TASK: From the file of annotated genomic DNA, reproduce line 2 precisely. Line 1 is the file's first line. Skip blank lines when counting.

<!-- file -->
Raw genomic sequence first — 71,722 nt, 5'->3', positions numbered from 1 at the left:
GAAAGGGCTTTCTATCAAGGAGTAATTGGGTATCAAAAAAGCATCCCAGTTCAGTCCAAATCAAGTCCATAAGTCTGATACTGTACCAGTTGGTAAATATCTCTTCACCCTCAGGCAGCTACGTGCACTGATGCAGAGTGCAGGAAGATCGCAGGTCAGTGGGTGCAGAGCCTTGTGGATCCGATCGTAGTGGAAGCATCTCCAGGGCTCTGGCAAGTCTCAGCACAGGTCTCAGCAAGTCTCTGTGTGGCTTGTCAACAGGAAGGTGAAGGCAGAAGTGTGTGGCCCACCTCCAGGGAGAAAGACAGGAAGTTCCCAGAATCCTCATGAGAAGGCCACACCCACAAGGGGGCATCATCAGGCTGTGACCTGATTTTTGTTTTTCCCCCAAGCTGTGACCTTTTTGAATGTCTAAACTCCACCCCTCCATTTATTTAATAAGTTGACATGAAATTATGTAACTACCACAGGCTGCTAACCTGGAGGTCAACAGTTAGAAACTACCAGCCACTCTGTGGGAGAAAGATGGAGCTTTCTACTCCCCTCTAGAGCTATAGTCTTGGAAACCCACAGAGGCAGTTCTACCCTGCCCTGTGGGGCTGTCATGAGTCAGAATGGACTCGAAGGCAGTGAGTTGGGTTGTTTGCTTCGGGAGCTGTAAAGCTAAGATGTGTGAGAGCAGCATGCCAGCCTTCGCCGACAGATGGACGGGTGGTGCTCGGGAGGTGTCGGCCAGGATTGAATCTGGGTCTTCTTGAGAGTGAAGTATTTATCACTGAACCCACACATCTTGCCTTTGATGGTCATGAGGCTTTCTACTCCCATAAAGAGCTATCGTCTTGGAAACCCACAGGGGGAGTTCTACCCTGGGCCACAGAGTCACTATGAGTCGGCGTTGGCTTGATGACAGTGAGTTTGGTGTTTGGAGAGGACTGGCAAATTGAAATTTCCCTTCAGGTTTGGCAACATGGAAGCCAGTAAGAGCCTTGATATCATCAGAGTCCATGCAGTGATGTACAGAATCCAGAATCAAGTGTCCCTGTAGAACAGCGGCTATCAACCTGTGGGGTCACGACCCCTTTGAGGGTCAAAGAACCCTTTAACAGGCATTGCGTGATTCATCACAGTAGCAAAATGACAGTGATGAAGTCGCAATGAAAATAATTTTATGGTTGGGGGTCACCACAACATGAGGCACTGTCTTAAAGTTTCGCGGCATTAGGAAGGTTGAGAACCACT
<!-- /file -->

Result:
GAAAGGGCTTTCTATCAAGGAGTAATTGGGTATCAAAAAAGCATCCCAGTTCAGTCCAAATCAAGTCCATAAGTCTGATACTGTACCAGTTGGTAAATATCTCTTCACCCTCAGGCAGCTACGTGCACTGATGCAGAGTGCAGGAAGATCGCAGGTCAGTGGGTGCAGAGCCTTGTGGATCCGATCGTAGTGGAAGCATCTCCAGGGCTCTGGCAAGTCTCAGCACAGGTCTCAGCAAGTCTCTGTGTGGCTTGTCAACAGGAAGGTGAAGGCAGAAGTGTGTGGCCCACCTCCAGGGAGAAAGACAGGAAGTTCCCAGAATCCTCATGAGAAGGCCACACCCACAAGGGGGCATCATCAGGCTGTGACCTGATTTTTGTTTTTCCCCCAAGCTGTGACCTTTTTGAATGTCTAAACTCCACCCCTCCATTTATTTAATAAGTTGACATGAAATTATGTAACTACCACAGGCTGCTAACCTGGAGGTCAACAGTTAGAAACTACCAGCCACTCTGTGGGAGAAAGATGGAGCTTTCTACTCCCCTCTAGAGCTATAGTCTTGGAAACCCACAGAGGCAGTTCTACCCTGCCCTGTGGGGCTGTCATGAGTCAGAATGGACTCGAAGGCAGTGAGTTGGGTTGTTTGCTTCGGGAGCTGTAAAGCTAAGATGTGTGAGAGCAGCATGCCAGCCTTCGCCGACAGATGGACGGGTGGTGCTCGGGAGGTGTCGGCCAGGATTGAATCTGGGTCTTCTTGAGAGTGAAGTATTTATCACTGAACCCACACATCTTGCCTTTGATGGTCATGAGGCTTTCTACTCCCATAAAGAGCTATCGTCTTGGAAACCCACAGGGGGAGTTCTACCCTGGGCCACAGAGTCACTATGAGTCGGCGTTGGCTTGATGACAGTGAGTTTGGTGTTTGGAGAGGACTGGCAAATTGAAATTTCCCTTCAGGTTTGGCAACATGGAAGCCAGTAAGAGCCTTGATATCATCAGAGTCCATGCAGTGATGTACAGAATCCAGAATCAAGTGTCCCTGTAGAACAGCGGCTATCAACCTGTGGGGTCACGACCCCTTTGAGGGTCAAAGAACCCTTTAACAGGCATTGCGTGATTCATCACAGTAGCAAAATGACAGTGATGAAGTCGCAATGAAAATAATTTTATGGTTGGGGGTCACCACAACATGAGGCACTGTCTTAAAGTTTCGCGGCATTAGGAAGGTTGAGAACCACT